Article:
Time Out: It’s over to Hugh for Guilty pleasures

Hugh Cornwell - credit Robert Kenney
Hugh Cornwell - credit Robert Kenney
0
Have your say

JUST like behind every man there’s a good woman so each enduring musician can lay claim to a manager who knows his onions.

JUST like behind every man there’s a good woman so each enduring musician can lay claim to a manager who knows his onions.

Such is arguably the case for former Stranglers frontman Hugh Cornwell as he steers a UK tour to Sheffield that sees him play critically acclaimed solo album Guilty from start to finish.

It is 21 years since Hugh left a band that sprang to mainstream success from the British punk movement to find solo glory with defining albums such as Wolf, Nosferatu and Hooverdam.

“It was actually my manager’s idea,” confirms Hugh whose last tour saw him perform Hooverdam in it’s entirety in one half followed by first Stranglers album Rattus Norvegicus in the other.

“The Hooverdam / Rattus tour went down such a storm he said that I should do it again, but with Guilty. The requests for Guilty haven’t stopped since it was first released.

“The fans heard my interpretation of Rattus Norvegicus, so they’re demanding to hear the other Stranglers epics ‘a la Hugh’.

“I’ve got so much music going round in my head as not only am I working on the music for this tour, I’m also keeping the Rattus music there as I’m off to America before the tour to perform it – and I’ll have Clem Burke of Blondie playing drums for me.

“Also my new album, called Totem and Taboo, is coming along in leaps and bounds. I’ve just been finishing some demos, so that music is in my head also. It’s good to test yourself.”

Added to that, fans have been voting via his website for their favourite tracks and Hugh will perform the five most wanted at the end of shows, such as Sheffield’s O2 Academy on April 10.

“I’ll have to check soon which songs we’ll be doing. It’s a challenge.”

One thing that shines through now is Hugh seems more comfortable with his past with The Stranglers, previously a taboo subject, especially considering his split wasn’t exactly amicable.

“When I first left I didn’t want to hear about them or the songs,” he says. “But producer Laurie Latham told me ‘they’re your songs, you should play them’ and I thought, ‘yes, I wrote or co-wrote the songs’, so I started playing them.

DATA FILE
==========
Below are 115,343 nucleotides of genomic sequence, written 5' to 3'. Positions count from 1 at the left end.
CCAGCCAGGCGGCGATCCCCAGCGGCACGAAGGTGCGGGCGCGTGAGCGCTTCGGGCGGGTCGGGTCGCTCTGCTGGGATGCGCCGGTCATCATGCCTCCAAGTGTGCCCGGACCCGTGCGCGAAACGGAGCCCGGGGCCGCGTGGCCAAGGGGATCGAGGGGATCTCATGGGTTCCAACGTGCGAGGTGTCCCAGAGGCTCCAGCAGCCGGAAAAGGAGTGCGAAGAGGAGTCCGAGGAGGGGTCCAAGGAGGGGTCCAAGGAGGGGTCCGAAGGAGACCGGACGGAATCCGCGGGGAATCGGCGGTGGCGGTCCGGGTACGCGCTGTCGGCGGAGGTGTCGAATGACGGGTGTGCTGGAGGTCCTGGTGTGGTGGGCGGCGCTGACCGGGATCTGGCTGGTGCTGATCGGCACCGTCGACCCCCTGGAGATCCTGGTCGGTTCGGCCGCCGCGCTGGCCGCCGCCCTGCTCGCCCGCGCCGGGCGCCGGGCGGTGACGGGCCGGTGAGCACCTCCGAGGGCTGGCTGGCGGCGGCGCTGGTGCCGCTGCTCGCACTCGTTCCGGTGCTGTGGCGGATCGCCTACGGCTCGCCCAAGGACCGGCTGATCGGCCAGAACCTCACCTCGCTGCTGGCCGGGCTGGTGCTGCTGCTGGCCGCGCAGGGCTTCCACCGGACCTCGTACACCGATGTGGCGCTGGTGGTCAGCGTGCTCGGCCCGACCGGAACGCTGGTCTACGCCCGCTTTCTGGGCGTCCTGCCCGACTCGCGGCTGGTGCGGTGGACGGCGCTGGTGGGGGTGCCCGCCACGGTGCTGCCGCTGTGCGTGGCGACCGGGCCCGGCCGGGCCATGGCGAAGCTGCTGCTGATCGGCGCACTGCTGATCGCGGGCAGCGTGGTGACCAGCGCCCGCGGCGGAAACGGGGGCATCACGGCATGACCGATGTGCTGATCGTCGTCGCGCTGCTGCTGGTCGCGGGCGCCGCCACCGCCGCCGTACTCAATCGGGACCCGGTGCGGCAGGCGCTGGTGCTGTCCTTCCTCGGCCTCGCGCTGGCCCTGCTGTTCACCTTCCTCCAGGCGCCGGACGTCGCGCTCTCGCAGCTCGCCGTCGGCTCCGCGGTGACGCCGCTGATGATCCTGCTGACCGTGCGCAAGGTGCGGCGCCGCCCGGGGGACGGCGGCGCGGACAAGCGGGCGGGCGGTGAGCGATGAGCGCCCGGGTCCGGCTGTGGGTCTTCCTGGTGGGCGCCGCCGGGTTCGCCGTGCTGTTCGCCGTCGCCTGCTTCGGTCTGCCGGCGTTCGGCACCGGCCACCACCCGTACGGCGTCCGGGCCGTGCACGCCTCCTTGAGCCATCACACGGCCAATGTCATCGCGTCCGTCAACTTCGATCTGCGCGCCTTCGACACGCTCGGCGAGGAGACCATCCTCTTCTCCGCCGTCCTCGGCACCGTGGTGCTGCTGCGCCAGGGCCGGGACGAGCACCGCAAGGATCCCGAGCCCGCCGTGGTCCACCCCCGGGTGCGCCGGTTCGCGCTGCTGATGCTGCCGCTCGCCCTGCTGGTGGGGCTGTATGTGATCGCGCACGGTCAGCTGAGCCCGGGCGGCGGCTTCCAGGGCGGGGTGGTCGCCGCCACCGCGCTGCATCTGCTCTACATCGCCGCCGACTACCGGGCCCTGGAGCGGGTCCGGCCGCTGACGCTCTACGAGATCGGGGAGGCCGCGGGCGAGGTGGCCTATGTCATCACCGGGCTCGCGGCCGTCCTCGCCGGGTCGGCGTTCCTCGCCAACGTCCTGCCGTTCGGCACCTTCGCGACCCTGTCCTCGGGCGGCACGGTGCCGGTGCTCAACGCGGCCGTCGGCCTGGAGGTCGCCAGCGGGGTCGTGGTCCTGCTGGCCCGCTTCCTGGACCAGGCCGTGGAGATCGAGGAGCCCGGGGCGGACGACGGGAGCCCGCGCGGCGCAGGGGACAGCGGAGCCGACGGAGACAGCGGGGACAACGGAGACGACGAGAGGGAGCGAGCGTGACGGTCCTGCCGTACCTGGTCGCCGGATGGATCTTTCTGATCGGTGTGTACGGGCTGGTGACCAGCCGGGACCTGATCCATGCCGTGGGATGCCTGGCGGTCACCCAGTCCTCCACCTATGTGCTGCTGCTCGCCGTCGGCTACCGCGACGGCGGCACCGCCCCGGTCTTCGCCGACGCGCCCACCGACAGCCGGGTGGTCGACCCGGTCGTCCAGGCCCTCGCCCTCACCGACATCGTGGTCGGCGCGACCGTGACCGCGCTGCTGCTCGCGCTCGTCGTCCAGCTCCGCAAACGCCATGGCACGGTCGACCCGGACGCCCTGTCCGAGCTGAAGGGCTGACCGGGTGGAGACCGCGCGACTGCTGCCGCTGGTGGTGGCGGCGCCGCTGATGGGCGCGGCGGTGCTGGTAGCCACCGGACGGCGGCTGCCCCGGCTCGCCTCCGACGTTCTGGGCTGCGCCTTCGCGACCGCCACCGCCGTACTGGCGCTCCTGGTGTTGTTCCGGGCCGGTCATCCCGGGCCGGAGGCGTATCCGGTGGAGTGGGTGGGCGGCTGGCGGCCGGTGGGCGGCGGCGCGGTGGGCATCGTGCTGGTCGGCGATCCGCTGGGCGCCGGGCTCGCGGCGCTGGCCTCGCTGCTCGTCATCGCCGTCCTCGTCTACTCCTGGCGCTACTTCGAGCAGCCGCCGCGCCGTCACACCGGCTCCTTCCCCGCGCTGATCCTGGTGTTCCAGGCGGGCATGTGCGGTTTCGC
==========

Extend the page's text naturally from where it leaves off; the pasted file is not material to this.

“There was complete outrage from The Stranglers at the time, but I thought, ‘I’m playing ‘em ‘cos I f*****g wrote ‘em’.”

Not that there is any contact these days between Hugh and his former bandmates, who played the same Academy venue last weekend.

“I don’t speak to them, but they’re still out there which shows their longevity. Good luck to them. I wish them the best of luck.”

Stranglers songs still figure in Hugh’s set, such as Schoolma’am, Toiler On The Sea, I Feel Like A W** and the more obvious ones.

“I’ve always wanted to perform some of the epic songs and this was my chance. There are some keyboards in them so I double up when necessary, but most are guitar pieces,” says Hugh who has some new faces in his touring band, namely drummer Chris Bell and Steve Lawrence.

“They were the rhythm section who actually played on the Guilty album. It’s weird, I’ve played with Chris and Steve longer than I played with The Stranglers.”

Beyond the tour Hugh is stretching his literary talents once again. Having enjoyed writing his autobiography a few years ago next month he has a psychological thriller called Window On The World out. He’s also lined up to take part in a tribute to The Ramones in New York.

In the meantime, he’s keen fans heading to his show check out the support band.

“I was in Brazil last year and I had the opportunity to play with a duo called The Brothers Of Brazil,” he recalls.

“They’re an unusual-sounding band. One of the brothers drums whilst the other plays bossa nova on the guitar - they call it ‘punkanova’ - and they’ll be doing about 20 minutes in between my two sets.”

Martin Hutchinson